Expecting Instant Gratification Many entrepreneurs overlook the need to build a long-term business and expect to make a fortune overnight without any effort. As a result, a lot of newbies quit early because they haven’t seen a huge profit right away. It takes time to build success. Even those entrepreneurs that we regularly see in the spotlights have had to graft hard and call in favours before their businesses took off. A recent Telegraph article on the topic signposts tax as the predominant reason why half of UK start-ups fail within five years: The UK tax system Research by British commercial insurer RSA suggests that the biggest growth barrier to UK start-ups is the UK tax system, with 44% of SMEs citing this as their main business concern. Growing too fast Rapid growth was noted by All Business as one of the top 10 reasons small businesses fail:
Of course growth is desirable for any SME, but over expansion is a serious error. Small business owners can get carried away with wanting to be the first to market with a new product, taking on added overheads, or trying to prove growth to anxious investors. This can all result in financially overextending the business so set realistic goals and expand only when it is right to do so.
One company that really stands out for being negatively impacted by rapid growth is Compaq. The Chartered Management Institute (CMI) included the demise of Compaq in their round-up of four companies that ‘spectacularly failed’ and the lessons to be learnt from each.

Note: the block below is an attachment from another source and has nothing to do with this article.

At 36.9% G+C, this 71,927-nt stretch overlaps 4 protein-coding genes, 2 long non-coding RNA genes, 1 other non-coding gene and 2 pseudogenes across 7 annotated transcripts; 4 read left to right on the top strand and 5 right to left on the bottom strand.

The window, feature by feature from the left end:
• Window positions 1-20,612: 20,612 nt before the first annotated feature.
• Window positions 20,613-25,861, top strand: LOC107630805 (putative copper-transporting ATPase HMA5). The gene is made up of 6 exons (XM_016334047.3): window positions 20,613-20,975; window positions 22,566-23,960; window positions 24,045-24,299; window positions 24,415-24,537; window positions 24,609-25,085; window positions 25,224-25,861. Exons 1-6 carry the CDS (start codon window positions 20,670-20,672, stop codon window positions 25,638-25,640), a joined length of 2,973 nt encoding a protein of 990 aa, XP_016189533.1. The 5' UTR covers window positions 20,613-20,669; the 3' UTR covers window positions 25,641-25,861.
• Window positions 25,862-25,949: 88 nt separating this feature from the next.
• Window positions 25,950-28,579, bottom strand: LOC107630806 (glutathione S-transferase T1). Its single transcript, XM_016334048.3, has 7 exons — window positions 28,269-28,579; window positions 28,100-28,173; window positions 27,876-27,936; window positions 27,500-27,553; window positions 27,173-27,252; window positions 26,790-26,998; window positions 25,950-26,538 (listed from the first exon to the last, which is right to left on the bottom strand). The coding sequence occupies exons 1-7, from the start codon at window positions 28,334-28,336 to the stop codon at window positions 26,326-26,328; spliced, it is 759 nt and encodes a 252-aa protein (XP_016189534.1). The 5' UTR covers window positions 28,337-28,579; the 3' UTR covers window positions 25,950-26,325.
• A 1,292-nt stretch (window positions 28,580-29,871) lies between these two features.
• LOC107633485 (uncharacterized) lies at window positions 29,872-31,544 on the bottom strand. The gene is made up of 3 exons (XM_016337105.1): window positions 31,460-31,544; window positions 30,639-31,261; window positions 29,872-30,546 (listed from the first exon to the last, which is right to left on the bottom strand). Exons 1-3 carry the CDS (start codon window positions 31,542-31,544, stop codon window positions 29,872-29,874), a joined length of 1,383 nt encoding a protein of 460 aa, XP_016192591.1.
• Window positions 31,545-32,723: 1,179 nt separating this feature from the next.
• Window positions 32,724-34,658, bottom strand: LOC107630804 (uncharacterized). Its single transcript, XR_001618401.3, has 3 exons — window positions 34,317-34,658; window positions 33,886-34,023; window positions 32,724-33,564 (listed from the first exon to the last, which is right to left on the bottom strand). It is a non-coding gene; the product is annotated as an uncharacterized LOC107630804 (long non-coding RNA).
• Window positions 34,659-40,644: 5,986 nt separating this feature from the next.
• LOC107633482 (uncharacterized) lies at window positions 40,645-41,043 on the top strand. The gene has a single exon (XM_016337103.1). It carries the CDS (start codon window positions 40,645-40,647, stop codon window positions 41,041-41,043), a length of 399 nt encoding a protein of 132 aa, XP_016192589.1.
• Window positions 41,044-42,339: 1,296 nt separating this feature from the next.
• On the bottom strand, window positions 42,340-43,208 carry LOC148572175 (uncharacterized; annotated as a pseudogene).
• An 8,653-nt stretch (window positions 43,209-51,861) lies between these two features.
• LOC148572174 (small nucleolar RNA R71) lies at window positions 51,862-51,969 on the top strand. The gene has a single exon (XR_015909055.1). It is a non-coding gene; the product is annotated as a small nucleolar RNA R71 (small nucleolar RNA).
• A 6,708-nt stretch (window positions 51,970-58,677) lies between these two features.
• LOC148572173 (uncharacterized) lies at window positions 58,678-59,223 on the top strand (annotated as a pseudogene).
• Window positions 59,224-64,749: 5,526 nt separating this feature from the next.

Compaq became the world’s largest supplier of PCs during the 1990's after breaking the record for the first start-up ever to hit the $100m mark so quickly in its second year of operation. However, in 2002 it came to an end with almost $2bn in short-term debt and stock trading at around $12 per share. The CMI says “Compaq wanted to dominate nearly every aspect of the computer industry, but its M&A activity seemed to distract company executives from the very successful business of selling PCs to corporations. Excess inventory and unexpected price competition in PCs saw Compaq’s profits wiped away.”
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For every potential failure, there are ways to prevent or resolve the challenges in order to protect your business from coming to a premature end. If you have any questions, get in touch and we’ll be happy to help you with any legal-based questions: email@example.com
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“The UK is a great place to start a business, but survival rates are low. The recession has had an unsteadying effect on small and medium enterprises (SMEs) and we need to work hard to rebuild their confidence,” said David Swigciski, SME trading director at RSA.